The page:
a. Any comments on the recruitment process (information for participants, consent)?

b. Any comments on phone follow up?

c. Any comments on reimbursement to cover time/costs for interviews?

d. Any suggestions for improvement?

Can I finally ask you for any final comments that have not been covered in this interview?

VM voice message, SE side-effects

Interviews were conducted between 30 October and 23 November 2013. Author CS conducted six interviews (four at the clinic, and two at clients houses) with author UV interpreting, author RW conducted three interviews (at the clinic) with UV interpreting, and UV conducted six interviews (four at the clinic, and two by phone). Participants were provided with an information sheet to read, or it was read to them, and provided signed or thumb-printed consent, or recorded verbal consent for the phone interviews. Interviews were recorded and transcribed by Cambodian research assistants (medical students) to English. NVivo 11 software was used to store and code all transcripts [13].

We undertook a simple thematic analysis [14]. This involved familiarization with the interview transcripts, identification of key themes, coding the data according to appropriate thematic references, comparison of themes across and within cases. CS and CF read the transcripts to identify key themes. CS coded all the transcripts and compared themes across and within cases. CF and UV coded some transcripts. Key themes are supported with quotations which have not been edited apart from obvious typos to avoid unintentionally changing the meaning. Ethical approval was obtained from ethics committees at the London School of Hygiene and Tropical Medicine and Marie Stopes International and the Cambodia Human Research ethics committee.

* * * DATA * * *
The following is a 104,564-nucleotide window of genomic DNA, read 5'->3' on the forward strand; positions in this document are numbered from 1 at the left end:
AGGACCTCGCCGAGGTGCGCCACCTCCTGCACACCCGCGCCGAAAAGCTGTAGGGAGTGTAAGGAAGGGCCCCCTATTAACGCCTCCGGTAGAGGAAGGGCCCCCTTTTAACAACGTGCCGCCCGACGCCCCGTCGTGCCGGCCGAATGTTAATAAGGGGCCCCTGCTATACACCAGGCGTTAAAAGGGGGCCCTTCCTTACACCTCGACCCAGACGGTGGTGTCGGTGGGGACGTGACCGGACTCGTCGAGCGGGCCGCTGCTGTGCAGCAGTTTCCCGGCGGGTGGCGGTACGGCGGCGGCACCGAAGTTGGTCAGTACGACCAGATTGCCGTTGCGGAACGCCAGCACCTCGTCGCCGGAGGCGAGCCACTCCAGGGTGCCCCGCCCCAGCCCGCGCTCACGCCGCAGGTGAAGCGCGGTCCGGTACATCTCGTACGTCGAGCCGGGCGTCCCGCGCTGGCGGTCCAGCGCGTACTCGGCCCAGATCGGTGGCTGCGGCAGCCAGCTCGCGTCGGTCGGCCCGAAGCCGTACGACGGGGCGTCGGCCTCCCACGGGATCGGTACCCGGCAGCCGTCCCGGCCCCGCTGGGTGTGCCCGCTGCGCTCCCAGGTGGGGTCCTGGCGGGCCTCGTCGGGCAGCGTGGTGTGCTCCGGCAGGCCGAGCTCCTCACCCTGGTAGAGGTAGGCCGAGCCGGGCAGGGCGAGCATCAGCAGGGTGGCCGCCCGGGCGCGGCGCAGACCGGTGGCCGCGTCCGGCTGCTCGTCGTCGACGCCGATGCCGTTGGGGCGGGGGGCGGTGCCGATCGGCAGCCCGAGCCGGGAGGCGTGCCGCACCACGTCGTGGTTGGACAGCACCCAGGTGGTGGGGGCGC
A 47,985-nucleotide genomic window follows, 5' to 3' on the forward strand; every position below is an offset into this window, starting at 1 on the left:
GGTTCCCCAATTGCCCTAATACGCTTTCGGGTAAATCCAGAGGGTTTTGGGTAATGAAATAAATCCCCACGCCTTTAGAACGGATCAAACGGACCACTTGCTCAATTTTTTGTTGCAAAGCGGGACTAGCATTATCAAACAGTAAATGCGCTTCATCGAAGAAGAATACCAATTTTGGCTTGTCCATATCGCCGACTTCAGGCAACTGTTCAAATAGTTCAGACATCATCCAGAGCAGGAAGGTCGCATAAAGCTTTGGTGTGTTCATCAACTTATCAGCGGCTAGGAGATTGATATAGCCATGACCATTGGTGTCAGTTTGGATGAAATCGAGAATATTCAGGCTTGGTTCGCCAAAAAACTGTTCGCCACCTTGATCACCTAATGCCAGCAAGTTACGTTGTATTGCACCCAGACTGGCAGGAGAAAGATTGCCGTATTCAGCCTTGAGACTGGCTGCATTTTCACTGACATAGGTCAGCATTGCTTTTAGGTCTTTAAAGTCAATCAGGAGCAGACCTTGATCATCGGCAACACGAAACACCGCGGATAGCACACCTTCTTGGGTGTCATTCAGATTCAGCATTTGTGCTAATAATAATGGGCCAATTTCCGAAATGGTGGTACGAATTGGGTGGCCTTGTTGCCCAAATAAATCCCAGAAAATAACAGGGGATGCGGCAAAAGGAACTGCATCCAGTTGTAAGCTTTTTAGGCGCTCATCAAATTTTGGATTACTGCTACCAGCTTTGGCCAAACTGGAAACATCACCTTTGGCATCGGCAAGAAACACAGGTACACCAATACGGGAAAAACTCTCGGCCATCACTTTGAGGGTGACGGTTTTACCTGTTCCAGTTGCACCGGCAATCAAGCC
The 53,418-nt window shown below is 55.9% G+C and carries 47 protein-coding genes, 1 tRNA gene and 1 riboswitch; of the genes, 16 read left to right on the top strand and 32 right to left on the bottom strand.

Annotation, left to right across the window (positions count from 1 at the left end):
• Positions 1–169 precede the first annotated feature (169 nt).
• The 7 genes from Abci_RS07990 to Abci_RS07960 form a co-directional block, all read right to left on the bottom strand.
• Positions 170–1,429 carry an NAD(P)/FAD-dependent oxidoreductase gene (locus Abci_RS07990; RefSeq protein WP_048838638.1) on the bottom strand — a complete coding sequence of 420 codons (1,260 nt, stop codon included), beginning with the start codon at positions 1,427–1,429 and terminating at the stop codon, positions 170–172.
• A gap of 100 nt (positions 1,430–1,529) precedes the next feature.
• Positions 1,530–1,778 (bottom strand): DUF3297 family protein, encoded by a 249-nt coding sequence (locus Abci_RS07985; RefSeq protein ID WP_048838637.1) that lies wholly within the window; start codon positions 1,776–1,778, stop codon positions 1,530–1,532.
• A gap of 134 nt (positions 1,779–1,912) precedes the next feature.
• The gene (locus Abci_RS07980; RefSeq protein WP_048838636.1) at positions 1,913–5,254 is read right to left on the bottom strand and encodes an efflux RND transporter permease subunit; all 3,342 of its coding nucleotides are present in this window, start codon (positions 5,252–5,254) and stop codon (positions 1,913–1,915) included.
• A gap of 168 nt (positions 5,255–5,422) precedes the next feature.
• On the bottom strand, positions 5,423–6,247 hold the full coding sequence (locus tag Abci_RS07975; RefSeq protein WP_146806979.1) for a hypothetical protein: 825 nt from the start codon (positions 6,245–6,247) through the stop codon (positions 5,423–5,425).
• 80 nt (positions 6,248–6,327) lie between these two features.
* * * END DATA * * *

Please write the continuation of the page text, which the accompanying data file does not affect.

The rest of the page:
Results

The characteristics of the 15 interview participants are shown in Table 2. Participants’ age ranged from 22 to 41. Most women were married and employed, but we also interviewed a student and an entertainment worker. Twelve women were using a contraception method at the time of interview, eight of whom were using long-acting methods. We identified themes relating to communication via mobile phone, supporting contraception use, broader post-abortion care, interaction with family and friends and suggestions for improvement.
Table 2

Characteristics of interview participants

No.

Age

Occupation

Marital status

Residence

Post-abortion contraception use

1

22

Housewife

Married or living together

Urban

Used oral contraceptive post-abortion

2

31

Employed

Married or living together

Urban

Didn’t use PAFP then had IUD inserted after repeat abortion

3

30

Self-employed

Married or living together

Urban

Returned to clinic for IUD insertion

4

24

Housewife

Married or living together

Rural

Used oral contraceptive post-abortion but discontinued as husband working away. Sent oral contraceptive reminder message

5

33

Housewife

Married or living together

Urban

Used IUD post-abortion